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Walking through history while studying abroad in Mexico City

Anthony+Ochoa+Fader+studying+abroad+in+Mexico+City.+Photo+submitted+by+Anthony+Ochoa+Fader
Anthony Ochoa Fader studying abroad in Mexico City. Photo submitted by Anthony Ochoa Fader

Over the summer, I had the incredible opportunity to study abroad in Mexico City. It was a dream come true!

Mexico City is a city of contrasts, where different eras of history coexist next to one another. The city was founded over five hundred years ago by indigenous people from the region—the Mexica, better known as the Aztecs. However, rulers like Montezuma would not recognize the city if they were alive today. Everything about the landscape has changed, besides the volcanoes in the distance and the earthquakes that still haunt the city. However, the previous eras of Mexico City are not truly gone. If you look closely, you can see the different eras that the city lived through reflected in the architecture and design of the city. This is exactly what makes Mexico City so unique; it looks as though five centuries of history has been condensed into a single moment.

Mexico City was once Tenochtitlan, the capital of the Aztec empire. Originally, the valley of Mexico looked a lot different. Today, Mexico City is a sea of concrete; however, the valley was once home to a large lake named Lake Texcoco. The Mexica built their capital in the lake itself using their signature technology of floating gardens or “chinampas.” The largest building was Templo Mayor, which was the center of religious life in the city. The ruins of Templo Mayor are now a museum, and I made sure to visit it during my two months in the city. There is something truly awesome about standing on ground you know to be ancient and imagining what it must have been like to see it the way ancient people saw it.

The Spanish destroyed Templo Mayor, and they even tried to drain Lake Texcoco. Really, all they did was push it underground. This causes parts of the city to sink and to rise; sidewalks will crack and become uneven. The famous Ángel de la Independencia has risen year after year, requiring the creation of new steps to reach it. It’s easy to feel connected to history in Mexico City because you’re literally walking over it with every step. This makes Mexico City a fantastic city to get lost in.

There’s always something new to discover when exploring the city. You’ll pass through time every block, as colonial apartments give way to modern skyscrapers. Every sidewalk is full of stands selling everything from classic street food like tacos to cheap books to stuffed animals. It’s difficult to get tired of walking down these dense and friendly streets. Every neighborhood is also accessible from any other through the city’s excellent metro system, with fast trains coming once every few minutes. It was really hard to come back to the MBTA after my visit.

I stayed in the beautiful Coyoacán neighborhood, a short walk from Frida Kahlo’s famous blue house. Everything I wanted was just a few minutes down adorable cobblestone alleyways—the historic center with a beautiful fountain, local market and free cultural activities all day. There was also a large nature reserve and park where I could go to relax, as well as metro stations that would take me anywhere else in the city I’d like to go.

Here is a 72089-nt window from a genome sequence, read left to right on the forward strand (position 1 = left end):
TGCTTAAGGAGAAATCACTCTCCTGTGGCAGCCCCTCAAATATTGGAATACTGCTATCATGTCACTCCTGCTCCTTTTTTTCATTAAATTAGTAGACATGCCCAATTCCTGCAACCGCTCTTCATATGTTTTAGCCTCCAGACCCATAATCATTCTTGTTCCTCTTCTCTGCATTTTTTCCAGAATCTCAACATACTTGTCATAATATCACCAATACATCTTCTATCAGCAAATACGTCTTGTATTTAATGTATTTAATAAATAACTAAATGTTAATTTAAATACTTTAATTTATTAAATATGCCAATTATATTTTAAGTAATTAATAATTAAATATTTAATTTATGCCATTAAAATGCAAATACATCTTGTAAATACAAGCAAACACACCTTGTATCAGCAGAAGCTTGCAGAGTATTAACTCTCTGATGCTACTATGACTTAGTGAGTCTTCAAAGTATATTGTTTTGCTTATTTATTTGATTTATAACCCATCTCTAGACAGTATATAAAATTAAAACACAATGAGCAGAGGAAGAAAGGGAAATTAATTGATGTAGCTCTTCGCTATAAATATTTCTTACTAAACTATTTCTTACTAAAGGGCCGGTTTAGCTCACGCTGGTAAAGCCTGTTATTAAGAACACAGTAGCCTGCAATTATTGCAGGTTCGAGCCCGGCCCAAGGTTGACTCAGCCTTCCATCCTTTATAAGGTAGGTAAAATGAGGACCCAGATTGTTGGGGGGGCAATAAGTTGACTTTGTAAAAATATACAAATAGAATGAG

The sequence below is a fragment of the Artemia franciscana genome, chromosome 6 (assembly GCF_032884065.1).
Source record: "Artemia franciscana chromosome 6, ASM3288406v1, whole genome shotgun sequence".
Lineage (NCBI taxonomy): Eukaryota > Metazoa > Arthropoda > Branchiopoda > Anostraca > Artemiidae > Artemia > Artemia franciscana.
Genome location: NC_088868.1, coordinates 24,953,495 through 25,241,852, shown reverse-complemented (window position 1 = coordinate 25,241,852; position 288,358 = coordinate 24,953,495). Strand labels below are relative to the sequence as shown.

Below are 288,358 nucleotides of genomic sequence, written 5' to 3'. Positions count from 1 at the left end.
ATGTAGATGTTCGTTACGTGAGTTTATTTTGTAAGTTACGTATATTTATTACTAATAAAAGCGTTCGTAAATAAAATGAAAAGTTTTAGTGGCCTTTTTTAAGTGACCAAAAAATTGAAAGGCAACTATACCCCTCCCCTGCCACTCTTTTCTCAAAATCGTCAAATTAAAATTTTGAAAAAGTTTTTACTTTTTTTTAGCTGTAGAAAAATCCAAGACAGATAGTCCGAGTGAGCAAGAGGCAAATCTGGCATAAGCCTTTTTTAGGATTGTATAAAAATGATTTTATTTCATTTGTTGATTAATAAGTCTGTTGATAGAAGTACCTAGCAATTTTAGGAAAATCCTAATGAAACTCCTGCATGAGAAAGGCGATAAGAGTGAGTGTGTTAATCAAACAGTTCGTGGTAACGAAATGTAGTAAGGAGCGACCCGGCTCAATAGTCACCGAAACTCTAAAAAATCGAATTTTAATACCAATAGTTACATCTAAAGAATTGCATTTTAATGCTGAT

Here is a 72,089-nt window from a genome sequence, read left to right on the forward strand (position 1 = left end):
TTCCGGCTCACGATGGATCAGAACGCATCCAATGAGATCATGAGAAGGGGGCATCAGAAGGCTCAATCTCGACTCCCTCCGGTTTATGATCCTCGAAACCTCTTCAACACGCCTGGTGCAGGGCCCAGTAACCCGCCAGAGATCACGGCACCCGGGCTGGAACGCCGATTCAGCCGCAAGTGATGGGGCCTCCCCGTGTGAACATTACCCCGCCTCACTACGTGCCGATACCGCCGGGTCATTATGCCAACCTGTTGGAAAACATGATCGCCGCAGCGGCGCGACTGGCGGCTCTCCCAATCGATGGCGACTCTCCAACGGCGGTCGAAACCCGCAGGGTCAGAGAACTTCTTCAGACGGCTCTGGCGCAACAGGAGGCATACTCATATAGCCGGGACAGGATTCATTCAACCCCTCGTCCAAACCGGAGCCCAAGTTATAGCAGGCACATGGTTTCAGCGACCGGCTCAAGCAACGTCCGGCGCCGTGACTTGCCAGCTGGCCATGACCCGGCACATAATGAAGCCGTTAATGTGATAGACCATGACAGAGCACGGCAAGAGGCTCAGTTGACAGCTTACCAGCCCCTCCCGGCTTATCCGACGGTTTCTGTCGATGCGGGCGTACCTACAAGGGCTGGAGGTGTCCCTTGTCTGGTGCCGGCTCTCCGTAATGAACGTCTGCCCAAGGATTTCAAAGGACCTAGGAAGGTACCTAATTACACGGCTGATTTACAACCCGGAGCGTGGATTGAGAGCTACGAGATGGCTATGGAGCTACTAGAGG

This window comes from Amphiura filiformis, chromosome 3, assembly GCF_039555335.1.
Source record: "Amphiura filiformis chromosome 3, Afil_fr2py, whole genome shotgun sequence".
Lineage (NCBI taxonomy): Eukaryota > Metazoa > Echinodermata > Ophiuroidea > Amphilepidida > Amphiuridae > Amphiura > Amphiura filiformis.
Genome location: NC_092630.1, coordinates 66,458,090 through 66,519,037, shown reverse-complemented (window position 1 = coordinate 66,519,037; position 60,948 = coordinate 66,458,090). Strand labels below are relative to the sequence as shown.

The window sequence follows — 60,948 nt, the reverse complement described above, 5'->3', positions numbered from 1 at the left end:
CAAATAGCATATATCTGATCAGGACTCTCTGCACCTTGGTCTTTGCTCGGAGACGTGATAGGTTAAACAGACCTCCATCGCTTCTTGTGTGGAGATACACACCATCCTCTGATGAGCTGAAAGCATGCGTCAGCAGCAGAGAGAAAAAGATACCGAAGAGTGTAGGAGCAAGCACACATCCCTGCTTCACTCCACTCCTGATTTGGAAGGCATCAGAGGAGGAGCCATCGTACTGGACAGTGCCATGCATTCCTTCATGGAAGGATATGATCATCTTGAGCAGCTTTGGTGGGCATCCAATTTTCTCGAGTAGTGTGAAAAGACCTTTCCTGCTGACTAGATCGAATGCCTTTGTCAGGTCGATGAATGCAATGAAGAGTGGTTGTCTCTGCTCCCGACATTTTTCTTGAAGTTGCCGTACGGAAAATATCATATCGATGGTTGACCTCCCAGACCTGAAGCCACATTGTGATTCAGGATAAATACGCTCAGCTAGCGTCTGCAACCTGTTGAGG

The best part was that it was only a fifteen-minute walk to the famous National Autonomous University of Mexico—UNAM, in Spanish—where I was taking my study abroad classes. The part of the university they taught foreigners in was beautiful, as was the rest of the campus. There was a large garden and recreational space in the center, with a café for food between classes. Every class I was in had less than ten students, creating a personal learning experience that motivated me to push myself. They had classes for every skill level of Spanish, so I met and practiced with students from other skill levels to help one another out. My classes were very helpful with improving my Spanish, but the greatest part was being immersed in the language and culture even outside the classroom. I learned more in those two months than I did in my previous two years of studying Spanish here.

Mexico is a country of syncretism, of indigenous and Spanish religion and culture. Of course, this is best seen in the Virgen de Guadalupe, a Mexican version of the Virgin Mary who is said to have appeared to an indigenous man and spoke to him in his own language. The modern basilica dedicated to her is huge and functional, in contrast to the small and ornate basilica that came before it. The two churches are neighbors in the same square, though they appear to be from different planets. In Mexico City, you can traverse all five hundred years of Mexican history just by walking down the street. You will read street names dedicated to Juan Diego, Father Hidalgo, Benito Juárez, and Emiliano Zapata as though they coexisted with one another. Today, street vendors roll out rugs and sell their wares on it just like the Mexica of Tenochtitlan did over five centuries ago. That’s impressive as it is beautiful. I highly recommend studying abroad in this incredible city.